Reaching the highest peak of the “Pueblos del Sur”
Last weekend, the Tatuy Ecological Mountaineering Collective reached Rejo Peak, the highest elevation point in all of Mérida’s Pueblos del Sur. The hiking collective was supported by members and “baquianos” (local guides) of the community-based tourism cooperative known as Mucusur. Here we publish an overview of the expedition.
After three hours of hiking, the Tatuy Collective and a group of local guides reached the point at which, according to our GPS (taking measurements for 30 minutes), we stood at 3,640 meters above sea level. In total, 5 members of Tatuy and 7 local guides successfully hiked this marvelous “páramo” (alpine tundra) of the Venezuelan Andes, peak number 19 of the Ascending our Venezuelan Peaks Project (2003-2013).
The scenic beauty of this place is exceptional, with a significant amount of frailejon diversity: from espeletias to coespeletias to the arboreal frailejons. Apart from these frailejons, three types of orchids were observed, including the famous “Damita del páramo”, and other important plants such as páramo ferns, mano de oso (Oreopanax floribundus), chispidor, tabacote morado (Senecio Formosus), huesito de páramo, espadilla, páramo parsley, Puya bromeliads, páramo hay, among other plant species.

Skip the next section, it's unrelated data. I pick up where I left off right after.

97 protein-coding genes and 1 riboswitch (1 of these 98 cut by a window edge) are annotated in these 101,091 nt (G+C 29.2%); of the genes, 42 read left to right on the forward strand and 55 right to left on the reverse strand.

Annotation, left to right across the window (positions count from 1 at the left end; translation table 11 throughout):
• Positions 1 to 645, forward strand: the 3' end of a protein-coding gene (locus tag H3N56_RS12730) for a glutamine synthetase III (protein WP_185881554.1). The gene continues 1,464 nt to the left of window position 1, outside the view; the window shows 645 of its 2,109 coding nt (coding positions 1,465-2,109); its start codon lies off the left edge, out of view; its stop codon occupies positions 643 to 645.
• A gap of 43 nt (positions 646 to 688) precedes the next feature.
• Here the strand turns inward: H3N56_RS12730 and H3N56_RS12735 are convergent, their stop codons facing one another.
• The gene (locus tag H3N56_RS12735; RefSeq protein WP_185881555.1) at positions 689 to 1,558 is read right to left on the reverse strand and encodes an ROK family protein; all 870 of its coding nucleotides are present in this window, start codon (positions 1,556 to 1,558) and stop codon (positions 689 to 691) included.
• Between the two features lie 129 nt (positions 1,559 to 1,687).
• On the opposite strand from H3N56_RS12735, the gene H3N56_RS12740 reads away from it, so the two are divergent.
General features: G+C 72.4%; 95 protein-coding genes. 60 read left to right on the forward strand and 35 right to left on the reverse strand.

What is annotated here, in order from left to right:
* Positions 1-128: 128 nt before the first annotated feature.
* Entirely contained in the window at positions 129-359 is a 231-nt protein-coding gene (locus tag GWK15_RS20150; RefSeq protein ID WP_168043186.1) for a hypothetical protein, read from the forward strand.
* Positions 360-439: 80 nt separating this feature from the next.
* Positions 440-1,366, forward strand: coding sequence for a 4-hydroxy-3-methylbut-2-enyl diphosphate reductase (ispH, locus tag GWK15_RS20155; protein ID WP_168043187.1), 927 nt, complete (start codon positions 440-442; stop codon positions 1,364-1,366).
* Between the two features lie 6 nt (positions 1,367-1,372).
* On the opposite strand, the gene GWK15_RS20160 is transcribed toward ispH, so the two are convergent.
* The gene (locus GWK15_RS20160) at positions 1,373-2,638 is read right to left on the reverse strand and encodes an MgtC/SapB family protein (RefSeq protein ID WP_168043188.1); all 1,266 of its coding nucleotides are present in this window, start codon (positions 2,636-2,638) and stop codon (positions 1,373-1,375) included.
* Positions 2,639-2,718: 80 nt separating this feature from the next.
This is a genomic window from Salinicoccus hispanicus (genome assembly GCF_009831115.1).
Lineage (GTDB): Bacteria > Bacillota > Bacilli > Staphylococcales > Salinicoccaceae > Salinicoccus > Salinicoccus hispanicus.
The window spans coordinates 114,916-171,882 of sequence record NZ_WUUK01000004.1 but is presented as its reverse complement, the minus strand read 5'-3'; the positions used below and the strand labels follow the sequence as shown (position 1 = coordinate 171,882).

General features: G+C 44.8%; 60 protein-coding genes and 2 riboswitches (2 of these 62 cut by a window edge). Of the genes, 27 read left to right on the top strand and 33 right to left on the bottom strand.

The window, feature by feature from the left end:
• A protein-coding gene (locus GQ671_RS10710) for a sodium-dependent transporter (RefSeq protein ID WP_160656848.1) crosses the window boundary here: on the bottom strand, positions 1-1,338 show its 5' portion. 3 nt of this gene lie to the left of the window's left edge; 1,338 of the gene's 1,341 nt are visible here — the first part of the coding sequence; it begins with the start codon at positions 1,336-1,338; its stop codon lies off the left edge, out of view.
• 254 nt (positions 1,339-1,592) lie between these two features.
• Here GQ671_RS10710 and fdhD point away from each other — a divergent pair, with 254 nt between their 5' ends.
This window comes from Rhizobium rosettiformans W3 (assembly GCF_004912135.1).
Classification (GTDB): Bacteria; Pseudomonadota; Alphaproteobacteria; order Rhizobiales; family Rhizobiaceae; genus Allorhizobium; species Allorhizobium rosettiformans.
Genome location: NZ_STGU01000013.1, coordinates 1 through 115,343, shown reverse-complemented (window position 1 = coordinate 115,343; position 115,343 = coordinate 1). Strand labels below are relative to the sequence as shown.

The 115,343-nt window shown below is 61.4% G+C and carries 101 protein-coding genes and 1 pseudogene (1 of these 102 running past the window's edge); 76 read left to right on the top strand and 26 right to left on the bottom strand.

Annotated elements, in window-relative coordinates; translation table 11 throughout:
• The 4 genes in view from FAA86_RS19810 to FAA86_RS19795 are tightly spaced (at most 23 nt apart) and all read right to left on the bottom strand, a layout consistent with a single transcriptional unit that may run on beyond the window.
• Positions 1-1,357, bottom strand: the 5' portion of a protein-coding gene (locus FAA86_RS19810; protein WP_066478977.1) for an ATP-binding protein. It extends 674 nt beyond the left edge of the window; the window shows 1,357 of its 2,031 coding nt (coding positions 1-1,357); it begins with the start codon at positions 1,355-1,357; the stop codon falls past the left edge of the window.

With respect to fauna, very few animals were seen.
From the Top
Standing at the mountain peak we viewed the frozen landscape: the Humboldt and Bonpland Peaks, extensive areas across Mérida’s mountain range, the Campanario Peak, as well as all of the imposing mountains of Mérida’s Pueblos del Sur and neighboring Táchira. From the peak, we also observed the 6 mountainous lagoons located between 3,350 and 3,500 meters above sea level.
The trek began at the highest point of the San José Páramo (3,150 meters above sea level) and ended after a journey through the mountain range that converges at the village of Veguilla (very close to Mucutuy), at 1,750 meters above sea level.
On the whole, the 3 hours of hiking that took us to the peak including very good visibility. One hour later, visibility worsened significantly due to cloudiness. The maximum wind speed registered was 8.2 meters per second, and the temperature ranged from a minimum of 6º C to a maximum of 18 ºC.
It’s worth noting that the páramo we visited has no legal environmental protections and that there is an elevated risk of the agricultural frontier reaching into the area, as well as other future environmental problems. For example, only a few hundred meters from our point of departure we viewed a large garbage dump which is said to grow constantly and be purposely set ablaze.
To conclude, we want to express our sincere gratitude to all those who made this excursion possible, with special mention to the hikers, friends, and local guides who were our eyes along the mountain. We especially want to thank José Altuve, Yasteli and Radio Pregón de Mucutuy.